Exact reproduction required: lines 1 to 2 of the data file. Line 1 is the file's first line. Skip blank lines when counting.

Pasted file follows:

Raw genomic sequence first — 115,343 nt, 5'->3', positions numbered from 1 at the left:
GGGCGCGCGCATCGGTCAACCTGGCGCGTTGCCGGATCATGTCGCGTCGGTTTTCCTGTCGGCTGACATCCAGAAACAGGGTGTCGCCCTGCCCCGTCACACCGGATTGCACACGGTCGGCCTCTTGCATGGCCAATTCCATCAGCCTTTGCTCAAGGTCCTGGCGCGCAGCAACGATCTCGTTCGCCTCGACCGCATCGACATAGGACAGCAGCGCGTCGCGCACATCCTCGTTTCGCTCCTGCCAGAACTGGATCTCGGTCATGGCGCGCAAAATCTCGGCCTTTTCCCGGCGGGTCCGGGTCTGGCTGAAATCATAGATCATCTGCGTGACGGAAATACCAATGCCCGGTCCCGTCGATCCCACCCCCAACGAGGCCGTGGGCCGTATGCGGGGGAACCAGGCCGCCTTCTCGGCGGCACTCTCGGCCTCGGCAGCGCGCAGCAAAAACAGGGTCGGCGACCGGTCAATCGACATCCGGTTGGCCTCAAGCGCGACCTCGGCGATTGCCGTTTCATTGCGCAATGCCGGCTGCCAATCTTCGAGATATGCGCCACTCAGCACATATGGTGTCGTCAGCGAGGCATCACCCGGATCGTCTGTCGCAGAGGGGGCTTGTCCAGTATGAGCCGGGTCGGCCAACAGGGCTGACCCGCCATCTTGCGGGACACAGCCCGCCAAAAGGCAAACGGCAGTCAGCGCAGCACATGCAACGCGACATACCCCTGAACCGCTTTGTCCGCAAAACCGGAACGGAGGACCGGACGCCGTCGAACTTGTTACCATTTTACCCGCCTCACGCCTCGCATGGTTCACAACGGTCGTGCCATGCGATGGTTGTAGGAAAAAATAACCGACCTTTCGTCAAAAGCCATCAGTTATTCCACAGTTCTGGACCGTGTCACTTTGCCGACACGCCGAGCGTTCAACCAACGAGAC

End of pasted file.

Raw genomic sequence first — 115,343 nt, 5'->3', positions numbered from 1 at the left:
GGGCGCGCGCATCGGTCAACCTGGCGCGTTGCCGGATCATGTCGCGTCGGTTTTCCTGTCGGCTGACATCCAGAAACAGGGTGTCGCCCTGCCCCGTCACACCGGATTGCACACGGTCGGCCTCTTGCATGGCCAATTCCATCAGCCTTTGCTCAAGGTCCTGGCGCGCAGCAACGATCTCGTTCGCCTCGACCGCATCGACATAGGACAGCAGCGCGTCGCGCACATCCTCGTTTCGCTCCTGCCAGAACTGGATCTCGGTCATGGCGCGCAAAATCTCGGCCTTTTCCCGGCGGGTCCGGGTCTGGCTGAAATCATAGATCATCTGCGTGACGGAAATACCAATGCCCGGTCCCGTCGATCCCACCCCCAACGAGGCCGTGGGCCGTATGCGGGGGAACCAGGCCGCCTTCTCGGCGGCACTCTCGGCCTCGGCAGCGCGCAGCAAAAACAGGGTCGGCGACCGGTCAATCGACATCCGGTTGGCCTCAAGCGCGACCTCGGCGATTGCCGTTTCATTGCGCAATGCCGGCTGCCAATCTTCGAGATATGCGCCACTCAGCACATATGGTGTCGTCAGCGAGGCATCACCCGGATCGTCTGTCGCAGAGGGGGCTTGTCCAGTATGAGCCGGGTCGGCCAACAGGGCTGACCCGCCATCTTGCGGGACACAGCCCGCCAAAAGGCAAACGGCAGTCAGCGCAGCACATGCAACGCGACATACCCCTGAACCGCTTTGTCCGCAAAACCGGAACGGAGGACCGGACGCCGTCGAACTTGTTACCATTTTACCCGCCTCACGCCTCGCATGGTTCACAACGGTCGTGCCATGCGATGGTTGTAGGAAAAAATAACCGACCTTTCGTCAAAAGCCATCAGTTATTCCACAGTTCTGGACCGTGTCACTTTGCCGACACGCCGAGCGTTCAACCAACGAGAC